For more information and latest updates, learn more from AVID Media Composer Support.

Adobe Premiere 14.3 (2020)

Adobe has included HDR support in its current version of Creative Cloud. Adobe Premiere supports several outputs with HDR, which we’ll cover here.

1. While not necessary for enabling HDR outputs, it can be helpful to view your timeline in HDR in order to know what it will look like on a scope when exported. To do that, we’ll first need to set up the color mode of the color panel. Under the options menu on the Lumetri Color tab, select High Dynamic Range.

2. Next, we’ll need to setup the scopes to view HDR. We’ll need to change both the Colorspace of the scopes as well as their mode. Right click on the scopes themselves and select Colorspace > Rec. 2020.

3. Then, in the lower right hand corner of the scopes panel, click on the dropdown and select HDR to switch the scopes to HDR mode.

4. Now that we can view HDR on the scopes, we can set up our outputs. Premiere supports several outputs with HDR, including ProRes, HEVC, and H264. First, let’s look at ProRes. ProRes will give you the best looking results but are larger files than HEVC or H264. In your export settings, make sure you select QuickTime as your Format. You can leave the preset alone as we’ll be customizing the output.

5. Next, under the Video tab, select your flavor of ProRes. Adobe doesn’t support HDR in ProRes 422 or below, so select ProRes 422 HQ or ProRes 4444. Check the box next to Render at maximum bit depth. Under Export Color Space, select Rec. 2100 PQ. Finally, select 16 bpc under Depth.

6. The second output we’ll look at is HEVC (H.265). HEVC files are much smaller than ProRes files and are optimized for the web. In your export settings, make sure you select HEVC (H.265) as your Format. You can leave the preset alone as we’ll be customizing the output.

7. Next, under the Video tab, go to your Encoding Settings. Uncheck the box to the right of Profile in order to unlock the option, then select Main10. Under Tier, select High. Check the boxes next to Rec. 2020 Primaries, High Dynamic Range, and Include HDR10 Metadata. Finally, select Rec2020 as the Color Primaries under Mastering Display Color Volume*.

*These settings are for 1000 nit masters. Your project may have different mastering requirements.

8. The third output we’ll be looking at is H.264. H.264 files may render faster than H.265, but are a little larger and exhibit more compression artifacts. In your export settings, make sure you select H.264 (not H.264 Blu-Ray) as your Format. You can leave the preset alone as we’ll be customizing the output.

9. Next, under the Video tab, go to your Encoding Settings. Uncheck the box to the right of Profile in order to unlock the option, then select High10. Check the boxes next to Rec. 2020 Primaries, High Dynamic Range, and Include HDR10 Metadata. Finally, select Rec2020 as the Color Primaries under Mastering Display Color Volume.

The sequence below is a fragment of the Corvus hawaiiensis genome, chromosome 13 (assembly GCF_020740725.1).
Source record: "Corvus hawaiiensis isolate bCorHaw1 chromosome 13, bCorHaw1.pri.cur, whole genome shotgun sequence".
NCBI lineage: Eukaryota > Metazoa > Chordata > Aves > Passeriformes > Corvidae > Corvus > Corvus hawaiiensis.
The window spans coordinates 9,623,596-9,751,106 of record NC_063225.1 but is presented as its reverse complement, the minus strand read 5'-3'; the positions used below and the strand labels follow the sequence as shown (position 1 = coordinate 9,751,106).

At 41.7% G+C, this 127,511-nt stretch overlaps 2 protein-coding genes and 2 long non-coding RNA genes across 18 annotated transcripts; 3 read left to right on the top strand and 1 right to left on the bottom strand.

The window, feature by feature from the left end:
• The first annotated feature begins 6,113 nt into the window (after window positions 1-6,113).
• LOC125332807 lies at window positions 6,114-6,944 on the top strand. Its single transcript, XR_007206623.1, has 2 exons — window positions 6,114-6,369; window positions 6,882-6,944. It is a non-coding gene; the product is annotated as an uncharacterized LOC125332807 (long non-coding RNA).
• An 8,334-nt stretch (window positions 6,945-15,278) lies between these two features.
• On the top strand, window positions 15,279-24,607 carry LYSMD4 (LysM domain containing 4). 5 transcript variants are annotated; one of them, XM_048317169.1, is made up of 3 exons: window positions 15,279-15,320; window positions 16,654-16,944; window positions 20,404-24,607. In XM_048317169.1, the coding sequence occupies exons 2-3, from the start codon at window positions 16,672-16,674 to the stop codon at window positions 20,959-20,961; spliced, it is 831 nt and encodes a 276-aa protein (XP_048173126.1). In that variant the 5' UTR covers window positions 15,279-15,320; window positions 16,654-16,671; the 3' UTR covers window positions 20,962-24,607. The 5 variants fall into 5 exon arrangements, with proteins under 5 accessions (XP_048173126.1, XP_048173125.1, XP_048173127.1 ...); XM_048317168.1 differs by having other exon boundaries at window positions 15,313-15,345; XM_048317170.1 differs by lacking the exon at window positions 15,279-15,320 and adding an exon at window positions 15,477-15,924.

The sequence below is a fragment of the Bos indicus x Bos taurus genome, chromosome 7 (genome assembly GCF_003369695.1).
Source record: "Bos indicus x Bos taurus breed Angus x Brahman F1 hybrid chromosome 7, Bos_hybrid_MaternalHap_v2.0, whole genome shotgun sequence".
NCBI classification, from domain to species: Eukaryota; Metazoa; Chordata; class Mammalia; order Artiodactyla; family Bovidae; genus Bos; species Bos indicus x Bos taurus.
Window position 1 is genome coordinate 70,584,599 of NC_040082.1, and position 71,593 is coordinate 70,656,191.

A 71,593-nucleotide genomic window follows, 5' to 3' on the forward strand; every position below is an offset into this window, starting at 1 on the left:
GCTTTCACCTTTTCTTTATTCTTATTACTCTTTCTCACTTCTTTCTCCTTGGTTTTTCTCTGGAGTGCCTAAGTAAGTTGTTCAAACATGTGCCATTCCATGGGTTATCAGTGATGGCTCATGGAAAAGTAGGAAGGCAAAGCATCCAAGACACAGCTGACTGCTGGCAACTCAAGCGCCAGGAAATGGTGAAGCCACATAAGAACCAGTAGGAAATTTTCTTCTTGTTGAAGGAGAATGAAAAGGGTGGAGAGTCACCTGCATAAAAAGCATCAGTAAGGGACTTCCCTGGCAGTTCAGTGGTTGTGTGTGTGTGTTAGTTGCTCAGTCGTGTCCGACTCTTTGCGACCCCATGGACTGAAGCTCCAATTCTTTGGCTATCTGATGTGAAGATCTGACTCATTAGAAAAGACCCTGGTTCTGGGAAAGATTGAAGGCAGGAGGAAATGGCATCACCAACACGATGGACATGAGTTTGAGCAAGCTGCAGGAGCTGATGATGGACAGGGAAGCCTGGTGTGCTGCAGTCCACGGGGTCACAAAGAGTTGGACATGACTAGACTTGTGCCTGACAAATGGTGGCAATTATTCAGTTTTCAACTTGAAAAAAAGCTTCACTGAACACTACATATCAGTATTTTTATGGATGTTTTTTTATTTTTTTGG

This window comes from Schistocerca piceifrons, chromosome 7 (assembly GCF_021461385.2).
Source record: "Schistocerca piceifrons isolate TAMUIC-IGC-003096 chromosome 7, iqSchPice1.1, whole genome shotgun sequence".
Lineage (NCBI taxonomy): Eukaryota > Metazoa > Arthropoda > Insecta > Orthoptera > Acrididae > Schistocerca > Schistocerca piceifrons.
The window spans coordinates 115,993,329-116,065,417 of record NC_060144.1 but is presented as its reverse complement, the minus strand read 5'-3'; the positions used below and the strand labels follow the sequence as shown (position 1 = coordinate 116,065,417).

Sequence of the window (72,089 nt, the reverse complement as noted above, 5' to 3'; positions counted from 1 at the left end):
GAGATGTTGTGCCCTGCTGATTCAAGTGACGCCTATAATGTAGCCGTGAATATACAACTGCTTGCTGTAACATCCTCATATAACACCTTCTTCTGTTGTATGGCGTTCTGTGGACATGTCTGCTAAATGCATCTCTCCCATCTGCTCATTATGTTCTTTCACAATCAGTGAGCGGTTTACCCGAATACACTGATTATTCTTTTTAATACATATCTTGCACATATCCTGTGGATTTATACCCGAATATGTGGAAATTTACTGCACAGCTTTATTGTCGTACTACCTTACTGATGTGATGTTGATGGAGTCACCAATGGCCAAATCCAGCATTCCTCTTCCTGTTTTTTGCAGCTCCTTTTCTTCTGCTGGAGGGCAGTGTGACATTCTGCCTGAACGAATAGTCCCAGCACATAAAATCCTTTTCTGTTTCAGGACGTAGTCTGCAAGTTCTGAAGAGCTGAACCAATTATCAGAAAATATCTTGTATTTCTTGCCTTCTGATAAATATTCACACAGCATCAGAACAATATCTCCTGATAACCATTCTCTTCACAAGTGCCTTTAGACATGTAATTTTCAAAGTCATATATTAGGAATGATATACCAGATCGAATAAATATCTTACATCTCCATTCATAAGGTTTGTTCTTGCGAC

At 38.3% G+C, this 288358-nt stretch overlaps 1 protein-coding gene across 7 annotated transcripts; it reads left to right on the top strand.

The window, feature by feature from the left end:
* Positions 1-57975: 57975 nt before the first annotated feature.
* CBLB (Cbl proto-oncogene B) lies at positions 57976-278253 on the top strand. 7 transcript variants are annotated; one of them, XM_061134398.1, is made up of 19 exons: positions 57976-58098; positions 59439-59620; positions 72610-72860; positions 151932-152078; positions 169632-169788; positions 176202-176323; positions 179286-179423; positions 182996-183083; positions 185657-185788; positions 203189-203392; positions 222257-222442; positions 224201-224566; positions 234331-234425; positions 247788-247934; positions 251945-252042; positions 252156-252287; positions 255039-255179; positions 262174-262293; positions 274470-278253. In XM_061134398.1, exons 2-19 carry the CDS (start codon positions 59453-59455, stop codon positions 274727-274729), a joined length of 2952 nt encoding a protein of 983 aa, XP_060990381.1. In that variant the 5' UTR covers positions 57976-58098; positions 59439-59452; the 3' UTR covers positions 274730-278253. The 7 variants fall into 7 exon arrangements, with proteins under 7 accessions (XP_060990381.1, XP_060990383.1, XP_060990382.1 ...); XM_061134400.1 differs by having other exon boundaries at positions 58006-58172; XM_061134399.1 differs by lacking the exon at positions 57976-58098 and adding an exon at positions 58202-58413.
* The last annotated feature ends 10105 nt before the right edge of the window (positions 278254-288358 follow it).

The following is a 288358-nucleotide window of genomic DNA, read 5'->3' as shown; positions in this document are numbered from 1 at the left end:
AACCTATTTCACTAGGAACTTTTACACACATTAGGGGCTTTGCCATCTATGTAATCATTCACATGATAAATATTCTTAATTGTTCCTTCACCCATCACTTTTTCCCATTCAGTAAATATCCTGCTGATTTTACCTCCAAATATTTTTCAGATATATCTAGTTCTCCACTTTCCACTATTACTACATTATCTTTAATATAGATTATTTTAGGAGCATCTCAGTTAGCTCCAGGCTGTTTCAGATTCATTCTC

For more information and latest updates, learn more from Adobe Premiere Pro Support.

Final Cut Pro X (2020)

Apple’s Final Cut Pro X 10.4 and later supports HDR workflows. FCPX can export HDR files as ProRes, which can be rendered and uploaded using the Frame.io FCPX Integration. We’ll cover how to set up your library and outputs for HDR review in Frame.io below.

Note: This guide covers Final Cut Pro X only. Other outputs are available with Apple Compressor.

1. In order to enable HDR outputs in Final Cut Pro, we first need to change the color processing of the Library. To do this, select the Library from the left of the app, then click Modify in the Library Properties on the right of the app. In the window that comes up, select Wide Gamut HDR.

2. Your Library now supports HDR. Next, we’ll need to make sure the Project is also set to support HDR. Select your Project from the left of the app, then click Modify in the Project Properties on the right of the app. In the window that comes up, select Wide Gamut HDR - Rec. 2020 PQ under the Color Space drop down. The rest of the settings can be set per your workflow.

3. Finally, to create the deliverables, open the Share menu and select Frame.io Source.

4. Currently, FCPX only supports outputting HDR ProRes files, so you’ll need to select a flavor of ProRes to render under the Settings tab. For highest efficiency, we recommend selecting ProResLT which is still 10bit and great for HDR.

5. From there, you can set up all the usual options with a Frame.io upload like auto-versioning and saving the output locally. Additionally, you can render a ProRes file locally and upload manually if you do not have the Frame.io FCPX Integration.

For more information and latest updates, learn more from Apple FCP X Support.

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For more information on HDR and Frame.io, please visit frame.io/hdr.